Tanzania: MP queries Tanzania-Canada talks on investor protection
by This Day reporter, Dodoma

1. MP queries Tanzania-Canada talks on investor `protection`
2. Canadian NGOs question envoy’s tete-a-tete with Tanzanian MPs
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1. MP queries Tanzania-Canada talks on investor `protection`

A member of Parliament yesterday questioned on-going negotiations between the government and Canada for an agreement aimed at protecting the interests of Canadian investor companies in the country, including the mining giant Barrick Gold Corporation. Speaking during the Prime Minister’s Questions (PMQs) weekly session in the National Assembly, Zitto Kabwe (Kigoma North-CHADEMA), asked premier Mizengo Pinda to explain the motives behind the recently-initiated official talks geared towards finalizing a legally-binding Foreign Investment Promotion and Protection Agreement (FIPA) between the two countries. He expressed concern that the proposed agreement could effectively cancel out the work of the presidential mining sector review committee chaired by retired judge, Mark Bomani, of which he (Zitto) was also a member.

’’Tanzania is currently in negotiations with the Canadian government to enter into this agreement. In fact, Tanzania has already agreed to speed up these negotiations, even before the recommendations of the Bomani committee report have been enforced by law,’’ said the MP, following this up with a direct question to the prime minister: ’’Why has the government agreed to undermine the sovereignty of our nation and undercut the authority of Parliament, by engaging in negotiations aimed at protecting dubious contracts with foreign companies, even as the Bomani committee report is still being handled by Parliament right now?’’ he continued.

Responding, premier Pinda said he was not aware about the ongoing negotiations between Tanzania and Canada cited by the MP. He asked Zitto to give him time to look into the matter, in order to come up with an informed response to his questions. The MP, who is also chairman of the Parliamentary Public Corporation Accounts Committee, told THISDAY in an interview later yesterday that he was ’’deeply suspicious’’ about the real motives of the talks, which he said actually began while the Bomani committee was still doing its work.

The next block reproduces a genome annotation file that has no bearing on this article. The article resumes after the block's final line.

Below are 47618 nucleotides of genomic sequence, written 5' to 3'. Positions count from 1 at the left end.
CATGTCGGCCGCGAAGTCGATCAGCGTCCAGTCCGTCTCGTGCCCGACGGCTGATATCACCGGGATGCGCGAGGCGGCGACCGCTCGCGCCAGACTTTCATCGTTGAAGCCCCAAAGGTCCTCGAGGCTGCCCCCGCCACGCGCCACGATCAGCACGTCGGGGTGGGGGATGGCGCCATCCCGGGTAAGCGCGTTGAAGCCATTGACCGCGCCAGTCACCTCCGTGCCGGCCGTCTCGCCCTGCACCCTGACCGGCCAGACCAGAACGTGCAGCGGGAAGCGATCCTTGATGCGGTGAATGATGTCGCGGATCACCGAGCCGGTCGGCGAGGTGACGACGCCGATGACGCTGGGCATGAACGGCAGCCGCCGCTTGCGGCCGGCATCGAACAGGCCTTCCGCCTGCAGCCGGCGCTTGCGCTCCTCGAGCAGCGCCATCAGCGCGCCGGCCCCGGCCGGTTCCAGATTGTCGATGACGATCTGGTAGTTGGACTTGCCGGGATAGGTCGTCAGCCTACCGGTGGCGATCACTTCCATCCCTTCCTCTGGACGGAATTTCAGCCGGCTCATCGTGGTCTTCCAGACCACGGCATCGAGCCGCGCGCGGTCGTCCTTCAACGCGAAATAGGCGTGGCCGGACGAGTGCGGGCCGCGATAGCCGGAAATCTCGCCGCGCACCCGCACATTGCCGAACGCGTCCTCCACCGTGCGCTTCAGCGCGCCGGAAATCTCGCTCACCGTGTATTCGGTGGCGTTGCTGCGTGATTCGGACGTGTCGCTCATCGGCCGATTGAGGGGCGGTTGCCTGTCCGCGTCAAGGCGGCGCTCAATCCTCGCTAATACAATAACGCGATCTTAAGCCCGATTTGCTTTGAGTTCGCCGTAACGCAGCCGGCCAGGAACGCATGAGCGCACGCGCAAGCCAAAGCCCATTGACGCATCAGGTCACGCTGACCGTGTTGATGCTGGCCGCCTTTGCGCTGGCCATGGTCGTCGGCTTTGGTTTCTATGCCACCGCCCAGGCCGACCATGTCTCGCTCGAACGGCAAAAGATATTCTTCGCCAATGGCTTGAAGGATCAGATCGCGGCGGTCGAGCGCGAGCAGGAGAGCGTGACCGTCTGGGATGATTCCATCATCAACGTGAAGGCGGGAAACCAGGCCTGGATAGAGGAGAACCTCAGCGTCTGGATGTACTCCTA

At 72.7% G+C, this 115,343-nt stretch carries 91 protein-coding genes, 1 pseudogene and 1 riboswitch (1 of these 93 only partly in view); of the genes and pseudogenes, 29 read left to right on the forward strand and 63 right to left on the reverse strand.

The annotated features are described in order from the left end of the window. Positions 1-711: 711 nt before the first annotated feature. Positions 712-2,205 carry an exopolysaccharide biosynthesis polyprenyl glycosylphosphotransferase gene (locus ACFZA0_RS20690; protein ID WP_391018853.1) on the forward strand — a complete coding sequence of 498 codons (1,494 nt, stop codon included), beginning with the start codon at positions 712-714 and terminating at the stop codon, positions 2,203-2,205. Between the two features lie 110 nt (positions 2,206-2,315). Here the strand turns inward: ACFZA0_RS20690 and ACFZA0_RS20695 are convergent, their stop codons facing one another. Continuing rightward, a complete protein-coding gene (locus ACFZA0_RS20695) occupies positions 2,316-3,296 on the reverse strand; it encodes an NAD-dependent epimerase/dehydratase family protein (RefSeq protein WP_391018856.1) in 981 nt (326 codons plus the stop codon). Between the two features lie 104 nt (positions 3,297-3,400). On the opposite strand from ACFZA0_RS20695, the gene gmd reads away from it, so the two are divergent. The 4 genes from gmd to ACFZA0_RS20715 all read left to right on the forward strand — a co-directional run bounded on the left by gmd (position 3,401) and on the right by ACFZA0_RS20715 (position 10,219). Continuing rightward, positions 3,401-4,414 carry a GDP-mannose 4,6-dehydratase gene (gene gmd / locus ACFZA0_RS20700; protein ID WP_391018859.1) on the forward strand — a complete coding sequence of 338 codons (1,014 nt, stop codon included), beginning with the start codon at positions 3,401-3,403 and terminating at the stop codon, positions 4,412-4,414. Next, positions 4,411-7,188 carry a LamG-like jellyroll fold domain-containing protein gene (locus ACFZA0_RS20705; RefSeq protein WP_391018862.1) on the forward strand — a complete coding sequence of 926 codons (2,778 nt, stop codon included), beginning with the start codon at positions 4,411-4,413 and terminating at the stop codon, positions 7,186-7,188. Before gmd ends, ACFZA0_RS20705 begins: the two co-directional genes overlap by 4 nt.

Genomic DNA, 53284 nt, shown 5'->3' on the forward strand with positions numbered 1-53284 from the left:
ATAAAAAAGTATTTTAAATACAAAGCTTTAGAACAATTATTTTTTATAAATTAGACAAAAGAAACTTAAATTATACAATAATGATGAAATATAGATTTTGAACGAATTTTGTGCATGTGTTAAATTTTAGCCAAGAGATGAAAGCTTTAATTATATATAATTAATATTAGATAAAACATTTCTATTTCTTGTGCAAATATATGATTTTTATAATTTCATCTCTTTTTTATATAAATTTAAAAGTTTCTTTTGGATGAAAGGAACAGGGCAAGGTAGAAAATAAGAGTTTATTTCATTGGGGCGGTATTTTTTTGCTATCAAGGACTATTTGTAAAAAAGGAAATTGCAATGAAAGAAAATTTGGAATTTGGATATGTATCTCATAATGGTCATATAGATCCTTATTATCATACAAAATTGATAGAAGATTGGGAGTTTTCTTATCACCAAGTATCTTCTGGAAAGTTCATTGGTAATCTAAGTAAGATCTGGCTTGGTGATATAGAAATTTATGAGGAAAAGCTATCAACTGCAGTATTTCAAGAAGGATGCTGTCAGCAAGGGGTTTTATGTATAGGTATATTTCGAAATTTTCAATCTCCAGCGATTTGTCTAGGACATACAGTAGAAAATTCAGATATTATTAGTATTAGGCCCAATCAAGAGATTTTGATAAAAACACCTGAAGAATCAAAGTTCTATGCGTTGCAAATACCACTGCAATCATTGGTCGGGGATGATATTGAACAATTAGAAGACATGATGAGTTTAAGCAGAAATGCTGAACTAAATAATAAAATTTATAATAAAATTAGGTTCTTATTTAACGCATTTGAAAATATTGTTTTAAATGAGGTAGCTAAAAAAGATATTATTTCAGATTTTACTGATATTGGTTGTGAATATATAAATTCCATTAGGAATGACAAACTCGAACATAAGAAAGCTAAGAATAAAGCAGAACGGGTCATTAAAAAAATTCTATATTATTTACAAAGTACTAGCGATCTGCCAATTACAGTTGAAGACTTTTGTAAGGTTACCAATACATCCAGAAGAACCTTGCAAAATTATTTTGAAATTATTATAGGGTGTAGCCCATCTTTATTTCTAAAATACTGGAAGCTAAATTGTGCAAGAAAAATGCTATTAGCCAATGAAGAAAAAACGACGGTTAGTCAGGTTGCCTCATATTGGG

According to THISDAY’s own findings, while the Bomani committee was formed on November 12 last year and presented its report findings to President Jakaya Kikwete on May 24, this year, the negotiations between Tanzania and Canada for the FIPA began in March this year. ’’This timing is very suspicious,’’ stated Zitto, adding that he had personally seen a ’model’ of the proposed agreement and concluded that ’’it is purely an instrument aimed at protecting the interests of Canadian companies in Tanzania.’’ He advised the government to halt the negotiations with Canada until Parliament has properly debated the report findings of the Bomani committee, along with its recommendations for key reforms to the national mining sector policy and tax regime.

According to Zitto, proceeding with the negotiations at this stage would only pre-empt the recommendations of the Bomani committee report. He further noted that, although prime minister Pinda was �gentleman enough� to admit that he was not informed about the ongoing talks, such an admission did not reflect well on the workings of the government. Said Zitto: ’’If the prime minister has not been briefed about such important negotiations with a foreign government, it means there must be a serious lack of coordination within the government.’’ He faulted the Ministry of Foreign Affairs and International Co-operation, Tanzania Investment Centre (TIC), Tanzania Intelligence and Security Service (TISS), and other relevant government departments for apparently failing to properly brief the premier on such important issues.

According to information posted on the website of Canada’s own department of foreign affairs and international trade, Dar es Salaam and Ottawa have ’’pledged to work together to conclude an agreement in a timely manner.’’ ’’A bilateral FIPA will provide greater predictability and certainty for Canadian investors considering investment opportunities in Tanzania, and will underscore Tanzania’s reliability as an investment destination,’’ says a report on the website. It continues: "Canada’s objective in entering these negotiations is to secure a comprehensive, high-quality agreement which will protect investors through the establishment of a framework of legally binding rights and obligations.’"

THISDAY recently reported that the Canadian High Commissioner to Tanzania, Janet Siddall, and other officials from the embassy in Dar es Salaam were in Dodoma on an intense mission to lobby MPs about their positions on the Bomani committee report findings. Parliamentary sources confirmed that the Canadian delegation had been in private talks with influential legislators from both the ruling Chama Cha Mapinduzi (CCM) and the Opposition camp. ’’They were keen to ensure that Parliament does not endorse the Bomani committee report for immediate implementation, because that would have quite negative consequences for that country’s business and investment interests in Tanzania,’’ one source told THISDAY. The report is in line to be debated in the National Assembly during the ongoing budget session. 

2. Canadian NGOs question envoy’s tete-a-tete with Tanzanian MPs

http://www.thisday.co.tz/News/4348.html

Dar es Salaam

Civil society organizations in Canada have voiced concern that their government may be putting pressure on members of the Tanzanian Parliament to ignore the recommendations contained in the final report of the mining sector review committee chaired by former Judge Mark Bomani. A group of Canadian NGOs last week formally wrote to the country’s Foreign Affairs Minister, David Emerson, demanding clarification on reports that the Canadian government has been actively lobbying Tanzanian MPs not to endorse the Bomani Committee report. ’